International conference examines, hopes to combat in-game hate speech

This week a group of game makers, game players and academics are gathering in Budapest to discuss and work towards solving the growing problem of hate speech within video gaming communities.

The GameOver Hate conference hopes to help establish recommendations for the development of better online gaming communities in an effort to fix what the organizers say are becoming "toxic and dangerous environments" where "sexist, racism, general bigotry and abuse may flourish without control."

The week-long international conference was organized by the Centre for Intercultural Dialogue and Integration and the Youth Department of the Council of Europe as part of a larger, years-long international campaign against online hate speech.

The gathering is the brainchild of Martin Fischer and David Pinto.

"We were both already working on and interested in issues related to the internet, online participation and human rights," Pinto said. "Plus, we were also both massive gaming geeks. One night we were playing Guild Wars 2 together and as a joke we started imagining an international conference devoted to promoting online respect, diversity and inclusiveness in video games.

"We guessed that even though there were a lot of efforts from institutions like the Council of Europe into understanding online realities and promoting online respect and diversity, none of that was even remotely addressing or engaging with the gaming communities. Communities that we knew, were part of and understood how relevant they were for today's youth (and general online population). We knew that gamers were not a niche market anymore, even though most human rights institutions still seem to think so. And so we eventually we realized it was actually a pretty interesting and relevant idea and decided to start working on it."


Pinto said that on a personal level there are two things about this movement to fight in-game hate speech that resonated with him.

"The first one is the possibility to bring new technologies, new internet possibilities and new media platforms into the contemporary human rights work," he said. "The second part is related to youth and internet culture. As I usually say: 'We're not slaves to the internet.' I believe that we have the power to shape our online environments into something that suits our needs and that is healthier, more inclusive and friendlier for everyone. A lot of young people today (and people in general) aren't attracted to human rights work, human rights initiatives, or general activism because it's generally not speaking their language. It's not part of their (online) environments, it's not manifesting itself relevantly in their social platforms and it's not part of their culture.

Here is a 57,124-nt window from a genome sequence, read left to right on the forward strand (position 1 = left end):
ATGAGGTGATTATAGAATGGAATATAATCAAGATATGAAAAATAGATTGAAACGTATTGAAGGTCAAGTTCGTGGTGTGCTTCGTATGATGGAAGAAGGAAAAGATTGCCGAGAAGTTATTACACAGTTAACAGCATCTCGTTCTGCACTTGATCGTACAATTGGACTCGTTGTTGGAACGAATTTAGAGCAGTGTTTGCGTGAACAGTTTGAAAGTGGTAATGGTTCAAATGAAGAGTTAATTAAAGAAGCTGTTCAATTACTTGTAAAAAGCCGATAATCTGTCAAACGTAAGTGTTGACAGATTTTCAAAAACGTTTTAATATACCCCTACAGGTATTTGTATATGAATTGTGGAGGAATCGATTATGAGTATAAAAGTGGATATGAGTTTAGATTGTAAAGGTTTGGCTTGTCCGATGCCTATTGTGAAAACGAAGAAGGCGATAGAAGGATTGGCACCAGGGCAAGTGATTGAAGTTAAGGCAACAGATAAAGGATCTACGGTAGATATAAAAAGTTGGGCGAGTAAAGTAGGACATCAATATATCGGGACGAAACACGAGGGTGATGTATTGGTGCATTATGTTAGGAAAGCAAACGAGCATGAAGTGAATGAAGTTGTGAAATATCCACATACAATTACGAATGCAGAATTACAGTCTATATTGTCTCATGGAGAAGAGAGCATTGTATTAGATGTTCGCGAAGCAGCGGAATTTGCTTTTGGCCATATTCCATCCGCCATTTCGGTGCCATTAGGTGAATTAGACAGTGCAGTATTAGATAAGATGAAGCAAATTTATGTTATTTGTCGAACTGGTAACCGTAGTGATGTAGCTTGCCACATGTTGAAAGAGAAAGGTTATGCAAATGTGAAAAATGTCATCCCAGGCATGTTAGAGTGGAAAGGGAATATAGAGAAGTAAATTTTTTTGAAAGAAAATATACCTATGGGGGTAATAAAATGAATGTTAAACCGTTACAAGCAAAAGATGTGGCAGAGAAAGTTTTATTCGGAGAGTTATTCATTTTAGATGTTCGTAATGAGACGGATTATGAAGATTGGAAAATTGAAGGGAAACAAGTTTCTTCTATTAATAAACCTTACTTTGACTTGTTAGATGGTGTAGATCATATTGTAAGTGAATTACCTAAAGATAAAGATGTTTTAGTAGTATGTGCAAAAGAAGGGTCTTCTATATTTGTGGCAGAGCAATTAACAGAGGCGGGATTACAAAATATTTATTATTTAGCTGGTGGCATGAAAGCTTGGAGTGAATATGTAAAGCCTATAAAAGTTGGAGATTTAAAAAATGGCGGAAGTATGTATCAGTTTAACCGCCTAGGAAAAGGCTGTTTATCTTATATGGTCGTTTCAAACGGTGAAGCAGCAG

"But games are relevant today. And working for respect, inclusiveness and diversity is important. Joining these two things together is something I find really interesting and very much urgent for our current (and future) generations."

The hope is that the conference will help create ambassadors to the wider world of online gaming, people who have studied and understand hateful behaviors in this specific community and can proactively work to change them.

Pinto said that solutions to the problem would likely include a no-tolerance approach to harassment and real-world consequences when things get too out of hand.

"I think there will always be some sort of conflict and challenges when a big number of people interact with each other online," he said. "That being said, there are some ways to minimize the worst of its manifestations.

"And as we focus more on this problem and talk more about it, I think we'll getter better at dealing with it. If we pay attention."

Good Game is an internationally syndicated weekly news and opinion column about the big stories of the week in the gaming industry and its bigger impact on things to come. Brian Crecente is a founding News Editor of Polygon.

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